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Honey-Sriracha Glazed Shrimp with Bacon Succotash Rice


During the dog days of summer, my husband and I do most of our cooking outside on the grill. Sometimes we get stuck in a rut and grill the same things over and over again—steak, burgers, brats, salmon. Does this happen at your house?

If you are looking for a new recipe to grill, try my Honey-Sriracha® Glazed Shrimp. It is kid friendly. My 12-year-old grandson gave it an 11 on a scale of 1 to 10. That’s pretty impressive!

I like serving the shrimp over Bacon Succotash Rice. Last time I made it, we decided to add some of the honey-Sriracha® glaze to the rice, and this addition took this recipe to a whole new level. If you are not a Sriracha® lover, don’t add the glaze to the rice. I serve this dish with Ceasar salad and crusty bread.

Honey-Sriracha® Glazed Shrimp with Bacon Succotash Rice

Preheat the grill to high.

For the bacon succotash rice:

4 strips bacon 1 tablespoon reserved bacon drippings 1 cup basmati rice ½ cup red bell pepper, cored, seeded, and diced ½ cup green onions, white parts only 2 cups water ½ teaspoon salt ½ cup frozen lima beans, thawed ½ cup frozen corn kernels, thawed ½ cup heavy cream Salt to taste Large grind black pepper to taste In a large heavy skillet, place bacon over medium-high heat and cook until crisp. Transfer bacon to a paper-towel lined plate to drain. Reserve bacon drippings. When bacon is cooled, crumble.

In a large saucepan, place 1 tablespoon reserved bacon drippings. Add rice, bell pepper, and green onion whites and cook 1 minute, stirring constantly. Add water and salt and bring to a boil. Reduce the heat to low, cover, and cook rice 20 minutes, or until tender. Remove from the heat.

Add lima beans, corn, and cream. Season to taste with salt and pepper. Cover and let stand while you grill shrimp.

For the Honey-Sriracha® Glazed shrimp: ¼ cup plus 2 tablespoons honey ¼ cup plus 2 tablespoons Sriracha® 3 tablespoons reserved bacon drippings 1 pound large shrimp, peeled, deveined, tails on

In a large bowl, place honey, Sriracha®, and bacon drippings and whisk to blend. Reserve 3 tablespoons honey-Sriracha® glaze and set aside.

Place shrimp in the remaining glaze and toss to coat. Thread 5 shrimp onto each of 4 skewers. Place shrimp on a grill plate and grill until charred, about 2 minutes per side, brushing with the remaining honey-Sriracha® mixture. To serve:

Reserved honey-Sriracha® glaze Crumbled bacon ¼ cup green onions, green parts only

To the rice, add reserved honey-Sriracha® glaze to taste or serve without the glaze. Place rice in a bowl or on a plate. Top with shrimp and garnish with bacon and green onions (green parts only).

Tips on buying shrimpFresh versus Frozen. Fishermen put shrimp on ice as soon as they are caught. This preserves the shrimp, freezing them so they are just-caught fresh until they are thawed. The fresh shrimp you see on ice in the seafood counter at your supermarket were most likely once frozen and are thawing in the counter. The longer they are in the counter, the less fresh they will be. Unless you know that the fresh shrimp you are buying is fresh off the boat, frozen shrimp is a better choice.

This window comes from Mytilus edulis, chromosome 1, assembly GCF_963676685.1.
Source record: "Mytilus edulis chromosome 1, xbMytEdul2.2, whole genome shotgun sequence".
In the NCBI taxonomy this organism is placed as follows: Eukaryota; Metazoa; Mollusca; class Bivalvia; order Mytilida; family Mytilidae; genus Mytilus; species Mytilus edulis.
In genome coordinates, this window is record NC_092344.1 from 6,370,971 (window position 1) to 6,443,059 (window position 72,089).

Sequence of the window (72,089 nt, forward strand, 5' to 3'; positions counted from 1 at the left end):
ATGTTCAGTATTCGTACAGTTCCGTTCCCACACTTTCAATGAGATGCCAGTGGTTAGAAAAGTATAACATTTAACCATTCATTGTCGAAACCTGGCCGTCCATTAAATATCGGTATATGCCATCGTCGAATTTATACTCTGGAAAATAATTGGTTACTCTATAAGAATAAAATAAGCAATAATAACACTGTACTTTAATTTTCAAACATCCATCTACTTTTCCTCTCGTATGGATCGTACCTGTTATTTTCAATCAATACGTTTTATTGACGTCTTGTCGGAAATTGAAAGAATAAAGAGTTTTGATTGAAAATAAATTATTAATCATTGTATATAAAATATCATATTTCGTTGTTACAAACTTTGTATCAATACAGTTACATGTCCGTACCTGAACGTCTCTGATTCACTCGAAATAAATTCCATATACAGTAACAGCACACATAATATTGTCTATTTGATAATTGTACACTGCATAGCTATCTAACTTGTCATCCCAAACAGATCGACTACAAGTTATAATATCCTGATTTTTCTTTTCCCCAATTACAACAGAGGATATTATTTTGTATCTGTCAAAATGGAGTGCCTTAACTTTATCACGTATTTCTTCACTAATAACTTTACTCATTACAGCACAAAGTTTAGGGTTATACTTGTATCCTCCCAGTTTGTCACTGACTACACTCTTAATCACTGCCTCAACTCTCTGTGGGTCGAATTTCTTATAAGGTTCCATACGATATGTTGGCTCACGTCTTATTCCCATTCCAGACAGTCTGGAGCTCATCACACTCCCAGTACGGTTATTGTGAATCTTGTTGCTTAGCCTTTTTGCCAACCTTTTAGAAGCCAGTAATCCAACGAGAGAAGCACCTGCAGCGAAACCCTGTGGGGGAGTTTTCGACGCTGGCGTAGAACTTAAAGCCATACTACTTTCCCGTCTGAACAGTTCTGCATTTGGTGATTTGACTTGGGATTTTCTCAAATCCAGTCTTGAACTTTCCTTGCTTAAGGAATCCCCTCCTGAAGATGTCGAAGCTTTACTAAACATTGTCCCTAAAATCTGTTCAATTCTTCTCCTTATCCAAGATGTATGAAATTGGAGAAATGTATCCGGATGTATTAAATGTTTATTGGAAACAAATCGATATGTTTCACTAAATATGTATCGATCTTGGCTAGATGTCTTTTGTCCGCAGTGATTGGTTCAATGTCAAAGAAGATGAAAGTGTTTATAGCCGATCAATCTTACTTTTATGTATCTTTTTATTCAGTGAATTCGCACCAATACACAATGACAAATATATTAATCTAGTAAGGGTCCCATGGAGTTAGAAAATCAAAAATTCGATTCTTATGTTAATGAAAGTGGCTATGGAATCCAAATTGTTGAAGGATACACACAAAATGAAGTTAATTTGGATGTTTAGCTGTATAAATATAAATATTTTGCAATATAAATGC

Wild-Caught or Farm-Raised: Wild-caught shrimp have a sharper, more shrimpy taste; however, they are pricier and harder to find. Ninety percent of shrimp sold in the United States are imported from Southeast Asia, Ecuador, and India; and the majority of that is farm-raised. Your supermarket is required to divulge the country of origin and whether shrimp is wild or farmed. Check the label. If you have doubts, farm-raised shrimp cultivated under cleaner standards will bear a “Best Aquaculture Practices” label. The certification label to look for when buying wild shrimp is “Marine Stewardship Council Approved.”

The most common imported shrimp sold in the supermarket are white vannemei and tiger shrimp from Asia. The most common domestic varieties are white and pink shrimp from the Gulf of Mexico. If I have a choice, I prefer pink shrimp.

Do not purchase frozen shrimp that have dry spots on their shells. This is a sign of freezer burn. Except for the black tiger variety of shrimp, black spots on shells are an indication of spoilage. Signs of yellow or grit on the shells could mean the shrimp have been bleached to remove black spots. Avoid shrimp that smell like ammonia or feel soft or slimy.

Tips on de-veining shrimp: Unless you are cooking with very small shrimp, they must be de-veined. The intestinal tract on medium to large shrimp runs down their back and is quite unappetizing. To de-vein shrimp, hold them under a slow stream of cold water and run the tip of an ice pick or sharp knife down their back, scraping out the intestine, yet leaving the shrimp intact. Rinse gently to remove any black from the shrimp.

Tips on buying unsoaked shrimp: Shrimp are often soaked in a solution of water and tripolyphosphate. This does extend their shelf life but hurts their flavor. If available, buy the unsoaked or “dry” variety. They have a superior taste. Your supermarket is required by law to tell you whether fish has been soaked in this solution.

Carol Ann


Carol Ann Kates is the award-winning author of cookbook, Secret Recipes from the Corner Market and Insider Grocery Shopping Secrets. She’s an expert in how to shop, select, and store produce for maximizing home cooking outcomes and minimizing time and money spent. As a former supermarket and deli operator, Carol Ann shares grocery-insider wisdom—the same expertise you used to receive when patronizing a mom-and-pop establishment. Contact her at CarolAnn@CarolAnnKates.com and explore her website, www.CarolAnnKates.com.

Copyright 2021 All Rights Reserved Carol Ann Kates

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